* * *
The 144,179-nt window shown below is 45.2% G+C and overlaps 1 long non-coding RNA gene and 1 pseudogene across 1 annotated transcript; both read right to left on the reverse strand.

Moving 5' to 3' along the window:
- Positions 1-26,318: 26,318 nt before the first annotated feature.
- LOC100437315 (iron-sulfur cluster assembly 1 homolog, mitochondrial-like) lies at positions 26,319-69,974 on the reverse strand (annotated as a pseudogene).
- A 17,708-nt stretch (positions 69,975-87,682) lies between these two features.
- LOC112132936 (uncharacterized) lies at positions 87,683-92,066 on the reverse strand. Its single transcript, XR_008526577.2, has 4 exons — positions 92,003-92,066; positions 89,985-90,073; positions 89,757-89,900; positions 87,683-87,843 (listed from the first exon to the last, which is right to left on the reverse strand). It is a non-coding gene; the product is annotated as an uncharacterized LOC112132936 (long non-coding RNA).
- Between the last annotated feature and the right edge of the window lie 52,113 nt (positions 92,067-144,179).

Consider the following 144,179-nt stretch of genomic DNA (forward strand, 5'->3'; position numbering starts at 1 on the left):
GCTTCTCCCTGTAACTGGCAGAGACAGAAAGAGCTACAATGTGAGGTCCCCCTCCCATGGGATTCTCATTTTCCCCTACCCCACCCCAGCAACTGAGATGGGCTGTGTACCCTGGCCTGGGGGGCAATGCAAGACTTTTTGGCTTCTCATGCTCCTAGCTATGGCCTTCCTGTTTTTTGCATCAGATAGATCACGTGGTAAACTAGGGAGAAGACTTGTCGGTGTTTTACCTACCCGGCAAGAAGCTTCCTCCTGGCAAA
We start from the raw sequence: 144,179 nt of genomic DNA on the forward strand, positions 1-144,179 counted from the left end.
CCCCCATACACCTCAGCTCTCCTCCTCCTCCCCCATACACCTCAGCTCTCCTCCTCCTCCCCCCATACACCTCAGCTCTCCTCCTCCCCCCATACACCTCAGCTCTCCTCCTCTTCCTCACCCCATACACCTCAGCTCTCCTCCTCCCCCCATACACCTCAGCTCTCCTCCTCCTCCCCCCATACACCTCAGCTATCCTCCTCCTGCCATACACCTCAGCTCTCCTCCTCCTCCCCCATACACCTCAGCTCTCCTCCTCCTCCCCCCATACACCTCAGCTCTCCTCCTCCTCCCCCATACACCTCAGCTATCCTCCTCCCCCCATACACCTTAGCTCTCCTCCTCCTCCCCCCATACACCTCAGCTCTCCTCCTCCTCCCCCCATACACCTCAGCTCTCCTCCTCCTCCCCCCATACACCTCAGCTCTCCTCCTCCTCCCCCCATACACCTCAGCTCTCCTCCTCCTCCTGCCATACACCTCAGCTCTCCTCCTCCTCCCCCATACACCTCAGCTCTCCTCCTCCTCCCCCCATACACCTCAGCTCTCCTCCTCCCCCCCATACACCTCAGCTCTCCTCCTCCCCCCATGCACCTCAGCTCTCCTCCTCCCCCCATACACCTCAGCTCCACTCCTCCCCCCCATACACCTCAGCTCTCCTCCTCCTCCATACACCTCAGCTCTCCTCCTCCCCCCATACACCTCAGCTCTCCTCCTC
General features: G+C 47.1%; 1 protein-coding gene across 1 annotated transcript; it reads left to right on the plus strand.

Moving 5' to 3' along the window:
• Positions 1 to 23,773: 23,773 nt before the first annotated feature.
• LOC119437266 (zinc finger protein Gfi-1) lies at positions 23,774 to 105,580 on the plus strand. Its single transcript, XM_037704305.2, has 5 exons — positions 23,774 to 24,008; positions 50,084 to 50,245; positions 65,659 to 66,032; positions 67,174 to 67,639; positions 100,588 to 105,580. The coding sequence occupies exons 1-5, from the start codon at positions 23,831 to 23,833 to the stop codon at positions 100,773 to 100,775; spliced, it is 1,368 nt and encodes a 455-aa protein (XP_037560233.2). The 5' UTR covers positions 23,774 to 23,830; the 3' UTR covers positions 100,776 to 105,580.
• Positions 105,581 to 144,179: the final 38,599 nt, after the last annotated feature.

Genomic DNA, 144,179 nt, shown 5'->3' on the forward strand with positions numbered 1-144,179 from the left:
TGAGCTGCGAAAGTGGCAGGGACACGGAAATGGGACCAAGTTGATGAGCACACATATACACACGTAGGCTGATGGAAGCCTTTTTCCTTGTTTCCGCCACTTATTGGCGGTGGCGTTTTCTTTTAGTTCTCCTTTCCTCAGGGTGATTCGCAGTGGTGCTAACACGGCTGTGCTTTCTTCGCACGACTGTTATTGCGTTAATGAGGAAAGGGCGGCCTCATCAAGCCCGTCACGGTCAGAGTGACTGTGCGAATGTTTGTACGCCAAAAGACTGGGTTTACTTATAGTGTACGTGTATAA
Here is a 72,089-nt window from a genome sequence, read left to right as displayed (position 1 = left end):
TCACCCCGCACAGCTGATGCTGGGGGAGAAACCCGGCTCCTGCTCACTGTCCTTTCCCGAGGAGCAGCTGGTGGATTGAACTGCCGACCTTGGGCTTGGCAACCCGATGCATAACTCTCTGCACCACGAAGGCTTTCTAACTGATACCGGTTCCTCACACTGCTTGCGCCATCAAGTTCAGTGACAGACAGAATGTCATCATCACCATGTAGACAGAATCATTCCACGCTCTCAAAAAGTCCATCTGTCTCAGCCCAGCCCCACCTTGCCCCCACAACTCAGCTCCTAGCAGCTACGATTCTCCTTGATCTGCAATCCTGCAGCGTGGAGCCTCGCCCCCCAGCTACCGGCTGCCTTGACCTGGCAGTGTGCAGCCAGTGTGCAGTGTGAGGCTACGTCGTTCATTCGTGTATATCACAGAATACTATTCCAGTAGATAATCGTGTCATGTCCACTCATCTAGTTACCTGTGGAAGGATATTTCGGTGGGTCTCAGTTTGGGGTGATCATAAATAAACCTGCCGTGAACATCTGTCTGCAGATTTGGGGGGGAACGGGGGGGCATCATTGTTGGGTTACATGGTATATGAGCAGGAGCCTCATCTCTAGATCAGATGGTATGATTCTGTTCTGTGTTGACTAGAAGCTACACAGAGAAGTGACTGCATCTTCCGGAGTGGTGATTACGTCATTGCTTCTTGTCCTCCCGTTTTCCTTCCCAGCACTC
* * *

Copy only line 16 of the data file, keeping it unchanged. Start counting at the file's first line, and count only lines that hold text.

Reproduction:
• Positions 105,581 to 144,179: the final 38,599 nt, after the last annotated feature.